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WHO looking to rename monkeypox to 'MPOX', reports US newspaper

The World Health Organization (WHO) is looking to rename monkeypox to "MPOX" to destigmatize the virus, according to a US newspaper report

World Health Organization | Monkeypox | Health crisis

ANI  Europe 

Monkeypox (Illustration: Reuters)

The (WHO) is looking to rename to "MPOX" to destigmatize the virus, according to a US newspaper report.

The decision follows growing pressure from Biden officials, who privately asked WHO to change the name, The Politico reported. The report said this decision could be announced on Wednesday.

Citing people with knowledge of the matter, the Politico report said that Washington is worried that the virus' name was deepening stigma and affecting the vaccination campaign in the country.

Since early May 2022, cases of have been reported in countries where the disease is not endemic, and continue to be reported in several endemic countries. The US has recorded nearly 30,000 infections, according to Centers for Disease Control and Prevention data.

Most confirmed cases with travel history reported travel to countries in Europe and North America, rather than West or Central Africa where the virus is endemic, according to WHO.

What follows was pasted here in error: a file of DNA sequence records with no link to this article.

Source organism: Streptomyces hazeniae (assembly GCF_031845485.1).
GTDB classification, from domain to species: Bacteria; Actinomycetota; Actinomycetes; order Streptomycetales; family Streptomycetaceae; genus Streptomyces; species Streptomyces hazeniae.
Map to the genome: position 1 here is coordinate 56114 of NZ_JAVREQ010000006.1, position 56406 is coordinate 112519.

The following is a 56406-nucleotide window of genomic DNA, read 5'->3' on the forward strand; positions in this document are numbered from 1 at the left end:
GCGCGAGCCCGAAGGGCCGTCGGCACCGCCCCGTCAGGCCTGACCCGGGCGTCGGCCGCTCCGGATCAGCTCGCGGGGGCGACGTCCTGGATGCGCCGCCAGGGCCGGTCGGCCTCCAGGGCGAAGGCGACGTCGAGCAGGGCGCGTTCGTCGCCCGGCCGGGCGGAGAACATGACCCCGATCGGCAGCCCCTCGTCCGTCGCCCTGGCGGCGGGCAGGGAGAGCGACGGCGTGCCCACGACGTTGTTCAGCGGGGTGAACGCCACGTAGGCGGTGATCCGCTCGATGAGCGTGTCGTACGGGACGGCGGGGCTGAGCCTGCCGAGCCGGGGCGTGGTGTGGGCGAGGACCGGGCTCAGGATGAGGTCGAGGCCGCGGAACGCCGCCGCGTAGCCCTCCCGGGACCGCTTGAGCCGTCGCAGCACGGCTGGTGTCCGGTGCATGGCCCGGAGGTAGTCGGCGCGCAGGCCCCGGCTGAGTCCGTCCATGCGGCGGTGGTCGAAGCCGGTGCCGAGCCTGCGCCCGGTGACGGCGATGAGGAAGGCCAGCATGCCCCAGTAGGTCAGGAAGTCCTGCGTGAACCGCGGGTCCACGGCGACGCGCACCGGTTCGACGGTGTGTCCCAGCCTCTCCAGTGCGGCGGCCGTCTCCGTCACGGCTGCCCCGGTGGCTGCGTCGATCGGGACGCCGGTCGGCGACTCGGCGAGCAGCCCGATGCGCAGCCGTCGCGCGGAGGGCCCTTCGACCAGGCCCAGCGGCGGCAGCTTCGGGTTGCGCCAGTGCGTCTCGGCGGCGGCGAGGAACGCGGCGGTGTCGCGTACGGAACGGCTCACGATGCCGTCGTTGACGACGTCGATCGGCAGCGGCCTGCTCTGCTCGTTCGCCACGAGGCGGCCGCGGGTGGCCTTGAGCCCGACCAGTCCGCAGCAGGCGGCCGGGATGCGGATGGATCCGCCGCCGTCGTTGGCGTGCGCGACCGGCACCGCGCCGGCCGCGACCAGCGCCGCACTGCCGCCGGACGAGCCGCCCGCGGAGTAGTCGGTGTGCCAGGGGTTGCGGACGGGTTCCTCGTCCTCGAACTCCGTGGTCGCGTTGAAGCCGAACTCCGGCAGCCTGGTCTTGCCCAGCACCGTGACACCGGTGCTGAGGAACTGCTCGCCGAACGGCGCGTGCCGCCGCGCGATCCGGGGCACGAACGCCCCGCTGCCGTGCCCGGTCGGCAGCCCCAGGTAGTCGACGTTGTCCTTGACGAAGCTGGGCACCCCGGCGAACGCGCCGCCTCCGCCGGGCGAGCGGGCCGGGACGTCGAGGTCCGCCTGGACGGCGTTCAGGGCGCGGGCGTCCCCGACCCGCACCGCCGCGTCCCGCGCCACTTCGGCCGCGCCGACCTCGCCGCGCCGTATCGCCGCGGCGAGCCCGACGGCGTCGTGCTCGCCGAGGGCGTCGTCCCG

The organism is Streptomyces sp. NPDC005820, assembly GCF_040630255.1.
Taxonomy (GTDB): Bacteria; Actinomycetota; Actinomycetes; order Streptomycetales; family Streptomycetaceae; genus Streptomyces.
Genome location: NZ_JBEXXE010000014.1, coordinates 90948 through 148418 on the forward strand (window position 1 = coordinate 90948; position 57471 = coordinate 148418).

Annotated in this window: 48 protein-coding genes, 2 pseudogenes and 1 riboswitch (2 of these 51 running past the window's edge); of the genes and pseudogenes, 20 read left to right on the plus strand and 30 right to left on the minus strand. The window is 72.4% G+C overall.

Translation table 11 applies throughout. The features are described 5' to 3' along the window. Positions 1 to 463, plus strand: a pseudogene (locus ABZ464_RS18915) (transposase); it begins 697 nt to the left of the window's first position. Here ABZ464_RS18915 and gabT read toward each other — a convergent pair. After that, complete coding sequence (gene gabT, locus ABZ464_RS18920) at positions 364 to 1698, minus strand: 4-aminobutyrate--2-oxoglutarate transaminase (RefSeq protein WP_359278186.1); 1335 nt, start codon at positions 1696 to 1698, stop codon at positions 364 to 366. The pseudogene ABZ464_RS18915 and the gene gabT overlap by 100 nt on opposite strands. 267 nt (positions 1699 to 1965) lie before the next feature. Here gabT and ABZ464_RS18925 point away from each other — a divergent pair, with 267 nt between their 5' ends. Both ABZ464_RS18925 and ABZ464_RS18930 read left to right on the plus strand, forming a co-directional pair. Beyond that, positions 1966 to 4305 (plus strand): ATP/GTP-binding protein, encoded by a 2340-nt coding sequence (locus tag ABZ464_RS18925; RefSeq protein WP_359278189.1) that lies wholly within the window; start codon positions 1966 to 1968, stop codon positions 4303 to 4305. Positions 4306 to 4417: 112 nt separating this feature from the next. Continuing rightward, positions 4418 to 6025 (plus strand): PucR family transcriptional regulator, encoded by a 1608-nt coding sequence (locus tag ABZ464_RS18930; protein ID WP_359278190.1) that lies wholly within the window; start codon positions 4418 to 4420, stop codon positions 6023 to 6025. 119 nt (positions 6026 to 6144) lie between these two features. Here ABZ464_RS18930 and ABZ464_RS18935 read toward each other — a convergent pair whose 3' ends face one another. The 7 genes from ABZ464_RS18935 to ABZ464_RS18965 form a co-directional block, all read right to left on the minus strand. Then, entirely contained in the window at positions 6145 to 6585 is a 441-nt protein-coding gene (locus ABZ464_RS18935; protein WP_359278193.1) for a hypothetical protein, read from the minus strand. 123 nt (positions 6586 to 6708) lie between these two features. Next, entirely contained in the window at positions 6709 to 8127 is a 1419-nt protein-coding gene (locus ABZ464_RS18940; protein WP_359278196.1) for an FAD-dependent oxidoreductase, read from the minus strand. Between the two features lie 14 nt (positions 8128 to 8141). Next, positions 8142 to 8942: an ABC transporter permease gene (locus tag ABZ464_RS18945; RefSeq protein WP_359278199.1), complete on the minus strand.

Most reported cases so far have been identified through sexual health or other health services in primary or secondary health-care facilities and have involved mainly, but not exclusively, men who have sex with men.

Last month, WHO said that Monkeypox continues to meet the International Health Regulations (IHR) criteria for a Public Health Emergency of International Concern (PHEIC).

"The Emergency Committee acknowledged that some progress has been made in the global response to the multi-country outbreak of monkeypox since the last meeting, including the emerging information on the effectiveness of behavioural interventions and vaccines," the WHO said in a statement.

This follows the third meeting of the IHR Emergency Committee regarding the multi-country outbreak of monkeypox.

According to WHO, at the regional level, the risk was assessed as high in the WHO region of the Americas, declining from high to moderate in the European region, remaining moderate for the WHO Regions of Africa, Eastern Mediterranean, and South-East Asia, and remaining low in the Western Pacific Region.

(Only the headline and picture of this report may have been reworked by the Business Standard staff; the rest of the content is auto-generated from a syndicated feed.)

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First Published: Wed, November 23 2022. 10:52 IST